Monday, January 3, 2011

Spice Trade from India

The economically important Silk Road (red) and spice trade route (blue)blocked by the Ottoman Empire ca. 1453 with the fall of the Byzantine Empire , spuring exploration  motivated initially by the finding of a sea route around Africa and triggering the Age of Discoveries.
Civilisation of Asia were involved in spice trade from the ancient times, and the Greeco-Roman world soon followed by trading along the incinse route and the Roman- India routes.The Roman-Indian routes were dependent upon techniques developed by the maritime trading power.
By the mid-7th century the rise of Islam closed off the overland caravan routes through Egypt and the Suez , and sundered the European trade community from Axum and India.
The spice trade from India attracted the attention of the Ptolemic dynasty, and subsequently the Roman empire.
Arab traders eventually took over conveying goods via the Levant and Veneian merchants to Europe until the rise of the Ottoman Turks cut the routes again by 1453. Overland routes helped the Spice trafde initially, but maritime trade routes led to trade routes led to tremendous growth in commercial activities. During the high and late medieval periods . Muslim traders dominated maritime spice trading routes throughout the Indian Ocean, tapping  source regions in the far east and shiping spices from trading emporiums in India westward to the Persian Gulf and the Red Sea, from which the overland routes led to Europe.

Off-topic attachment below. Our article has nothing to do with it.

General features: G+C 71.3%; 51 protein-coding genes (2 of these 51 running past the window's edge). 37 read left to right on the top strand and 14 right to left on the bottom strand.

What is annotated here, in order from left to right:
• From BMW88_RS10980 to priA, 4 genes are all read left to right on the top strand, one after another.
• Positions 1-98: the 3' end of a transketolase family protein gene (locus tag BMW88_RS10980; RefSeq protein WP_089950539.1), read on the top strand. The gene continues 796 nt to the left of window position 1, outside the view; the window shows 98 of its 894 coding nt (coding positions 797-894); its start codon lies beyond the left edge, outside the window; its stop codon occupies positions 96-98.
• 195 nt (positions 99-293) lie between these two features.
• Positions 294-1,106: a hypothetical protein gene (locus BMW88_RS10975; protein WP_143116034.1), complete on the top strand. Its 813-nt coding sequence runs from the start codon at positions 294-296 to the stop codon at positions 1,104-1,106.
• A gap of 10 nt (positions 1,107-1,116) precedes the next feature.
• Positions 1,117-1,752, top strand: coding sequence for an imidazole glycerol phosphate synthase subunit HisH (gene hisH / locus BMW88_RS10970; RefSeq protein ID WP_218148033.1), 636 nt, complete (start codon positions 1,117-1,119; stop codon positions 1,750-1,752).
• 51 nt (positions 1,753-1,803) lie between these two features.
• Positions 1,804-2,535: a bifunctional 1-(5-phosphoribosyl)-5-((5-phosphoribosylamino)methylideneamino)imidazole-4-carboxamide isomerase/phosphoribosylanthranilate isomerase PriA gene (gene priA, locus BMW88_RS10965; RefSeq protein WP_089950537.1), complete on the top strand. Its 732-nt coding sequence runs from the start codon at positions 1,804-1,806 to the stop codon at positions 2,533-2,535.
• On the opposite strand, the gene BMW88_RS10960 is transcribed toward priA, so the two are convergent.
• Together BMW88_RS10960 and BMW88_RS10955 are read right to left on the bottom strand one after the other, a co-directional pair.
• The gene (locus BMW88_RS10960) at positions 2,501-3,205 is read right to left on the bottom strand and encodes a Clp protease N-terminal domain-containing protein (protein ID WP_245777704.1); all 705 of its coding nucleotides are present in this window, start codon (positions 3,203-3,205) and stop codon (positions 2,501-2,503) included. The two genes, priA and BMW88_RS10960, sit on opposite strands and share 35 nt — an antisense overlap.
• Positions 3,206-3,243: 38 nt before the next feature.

The trade was transformed by the European age of Discoveries , during which the spice trade , particularly in black pepper, became an influencial activity for European traders . The route from Europe to the Indian ocean via the Cape of Good Hope was pioneered by the Portuguese explorer navigator vasco da Gama  in 1498, resulting in new maritime routes for trade.